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Archive for September, 2013

Pounding a nail with a sledgehammer? Why power washing your roof may be disastrous!

September 10, 2013

A composition roof that has been power washed.

A composition roof that has been power washed.

 

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Power washers are versatile tools that are useful for many types of applications. They can nicely brighten up concrete surfaces, remove grime and algae from some types of siding, and also clean some types of roofs. But here’s a caveat: power washers are not ideal for all jobs. I’ve lost count of the number of roofs that I’ve seen that were power washed when they definitely should not have been.

This week, I inspected a 3-tab composition shingle roof that’s about 20 years old and nearing the end of its life expectancy. Unfortunately, this roof had been power washed a few times over the years and it clearly caused great harm. Because of this negligent roof care, I needed to recommend a number of repairs.

Power washing a composition shingle roof is almost always detrimental to its life. If you stay far enough away from the roof, you likely will not remove the moss and grime you want removed. If you get close enough to remove the moss and grime, then you are most likely removing the granular coating that gives the roof its color and maintains the integrity of the roof. Our recommendation is a manual brush off that has much less impact on the life of the shingles. Call us for a free estimate.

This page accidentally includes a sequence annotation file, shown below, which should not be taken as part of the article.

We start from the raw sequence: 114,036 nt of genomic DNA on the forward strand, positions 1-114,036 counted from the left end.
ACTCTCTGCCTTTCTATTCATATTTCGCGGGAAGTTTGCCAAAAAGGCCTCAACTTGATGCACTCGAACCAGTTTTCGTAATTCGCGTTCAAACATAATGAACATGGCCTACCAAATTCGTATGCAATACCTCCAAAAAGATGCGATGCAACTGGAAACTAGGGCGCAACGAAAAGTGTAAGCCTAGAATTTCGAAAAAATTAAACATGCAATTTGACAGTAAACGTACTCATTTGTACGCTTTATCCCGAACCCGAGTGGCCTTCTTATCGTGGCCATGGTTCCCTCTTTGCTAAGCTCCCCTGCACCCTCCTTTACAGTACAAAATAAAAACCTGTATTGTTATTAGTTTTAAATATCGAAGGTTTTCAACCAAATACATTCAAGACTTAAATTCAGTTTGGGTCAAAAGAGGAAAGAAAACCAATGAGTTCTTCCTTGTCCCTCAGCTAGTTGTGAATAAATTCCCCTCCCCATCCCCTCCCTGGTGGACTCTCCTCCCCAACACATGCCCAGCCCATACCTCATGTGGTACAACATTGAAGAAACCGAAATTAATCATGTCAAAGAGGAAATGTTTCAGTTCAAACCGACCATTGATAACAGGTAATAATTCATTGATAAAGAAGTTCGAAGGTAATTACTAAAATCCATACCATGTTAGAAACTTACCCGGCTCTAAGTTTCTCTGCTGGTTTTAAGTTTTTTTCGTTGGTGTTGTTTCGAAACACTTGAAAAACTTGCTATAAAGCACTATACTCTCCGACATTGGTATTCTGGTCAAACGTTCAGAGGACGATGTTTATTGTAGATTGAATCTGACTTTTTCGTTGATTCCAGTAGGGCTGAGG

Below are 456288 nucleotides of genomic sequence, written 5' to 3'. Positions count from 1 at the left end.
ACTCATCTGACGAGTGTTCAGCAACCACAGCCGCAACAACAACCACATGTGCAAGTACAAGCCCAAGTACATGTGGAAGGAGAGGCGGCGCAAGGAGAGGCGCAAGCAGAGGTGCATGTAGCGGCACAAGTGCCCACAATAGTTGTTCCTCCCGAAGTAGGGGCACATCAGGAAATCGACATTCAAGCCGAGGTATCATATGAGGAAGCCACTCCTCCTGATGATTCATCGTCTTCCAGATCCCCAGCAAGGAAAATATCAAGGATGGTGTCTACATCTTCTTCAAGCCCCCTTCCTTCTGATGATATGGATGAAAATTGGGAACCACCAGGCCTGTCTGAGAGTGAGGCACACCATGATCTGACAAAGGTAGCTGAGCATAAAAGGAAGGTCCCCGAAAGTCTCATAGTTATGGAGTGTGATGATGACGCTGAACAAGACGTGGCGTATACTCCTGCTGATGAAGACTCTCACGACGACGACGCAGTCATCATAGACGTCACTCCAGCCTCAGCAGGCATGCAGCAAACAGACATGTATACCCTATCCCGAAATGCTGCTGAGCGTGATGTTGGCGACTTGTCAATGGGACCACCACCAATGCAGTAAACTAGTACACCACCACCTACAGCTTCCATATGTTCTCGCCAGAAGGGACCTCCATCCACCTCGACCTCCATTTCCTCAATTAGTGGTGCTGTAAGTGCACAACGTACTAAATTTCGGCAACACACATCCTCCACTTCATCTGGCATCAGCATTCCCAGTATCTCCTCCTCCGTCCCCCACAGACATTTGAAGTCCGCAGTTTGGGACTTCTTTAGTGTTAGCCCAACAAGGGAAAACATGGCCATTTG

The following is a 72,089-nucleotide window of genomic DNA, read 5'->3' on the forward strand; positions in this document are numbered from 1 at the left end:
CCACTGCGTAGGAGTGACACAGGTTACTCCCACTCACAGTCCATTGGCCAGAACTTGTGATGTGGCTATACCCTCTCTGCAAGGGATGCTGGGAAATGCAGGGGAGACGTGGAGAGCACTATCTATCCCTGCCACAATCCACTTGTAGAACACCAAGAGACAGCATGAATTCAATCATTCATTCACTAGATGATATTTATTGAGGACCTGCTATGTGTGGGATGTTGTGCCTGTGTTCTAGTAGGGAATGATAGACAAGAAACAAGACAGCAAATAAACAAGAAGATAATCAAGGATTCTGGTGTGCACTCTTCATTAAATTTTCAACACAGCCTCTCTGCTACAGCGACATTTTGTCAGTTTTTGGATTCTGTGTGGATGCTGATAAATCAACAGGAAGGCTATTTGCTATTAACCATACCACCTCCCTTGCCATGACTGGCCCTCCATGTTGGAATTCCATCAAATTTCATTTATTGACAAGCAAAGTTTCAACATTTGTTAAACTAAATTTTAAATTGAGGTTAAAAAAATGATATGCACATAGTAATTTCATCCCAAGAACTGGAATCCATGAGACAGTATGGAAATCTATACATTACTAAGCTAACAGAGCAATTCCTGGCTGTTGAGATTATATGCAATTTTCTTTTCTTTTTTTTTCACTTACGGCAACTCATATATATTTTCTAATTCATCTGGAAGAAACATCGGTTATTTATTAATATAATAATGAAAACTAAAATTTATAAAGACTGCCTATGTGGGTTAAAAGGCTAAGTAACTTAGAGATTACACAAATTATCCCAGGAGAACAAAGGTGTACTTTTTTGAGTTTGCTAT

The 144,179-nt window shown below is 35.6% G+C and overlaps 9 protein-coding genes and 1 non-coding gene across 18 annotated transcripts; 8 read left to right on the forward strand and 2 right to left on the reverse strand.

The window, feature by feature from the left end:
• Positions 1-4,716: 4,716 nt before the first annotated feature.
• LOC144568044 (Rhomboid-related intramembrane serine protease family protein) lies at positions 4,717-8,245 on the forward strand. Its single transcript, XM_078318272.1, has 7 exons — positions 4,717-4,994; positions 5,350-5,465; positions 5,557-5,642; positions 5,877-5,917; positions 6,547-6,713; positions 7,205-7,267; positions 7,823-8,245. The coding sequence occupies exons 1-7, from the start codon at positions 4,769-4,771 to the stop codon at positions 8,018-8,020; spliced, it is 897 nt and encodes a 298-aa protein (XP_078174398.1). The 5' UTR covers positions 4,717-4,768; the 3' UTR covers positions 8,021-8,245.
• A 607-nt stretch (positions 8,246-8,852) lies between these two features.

Valley troughs–a potential weak point

September 6, 2013

On the many roofs that we inspect, repair, and maintain, we see a large number of uniquely designed roofs. Many of these include intersections and troughs that pose quite an obstacle to roofers during installation.

Over the years, the norm has been to overlap valley metal down through the trough. This method works–usually. The trough in the accompanying picture hasn’t leaked yet, but the debris build-up in the trough could cause trouble. If the debris sits long enough, it will turn to sediment over time and cause a dam. This in turn causes rain run-off to back up under the metal and possibly over the sides. If you have a problem with a trough like this, we can help. We remove the metal, as well as the roofing material around the metal, and put down a layer of rubberized low slope roofing. This effectively provides homeowners with a leak-free roof.                                             An example of a complex trough intersection where problems can occur.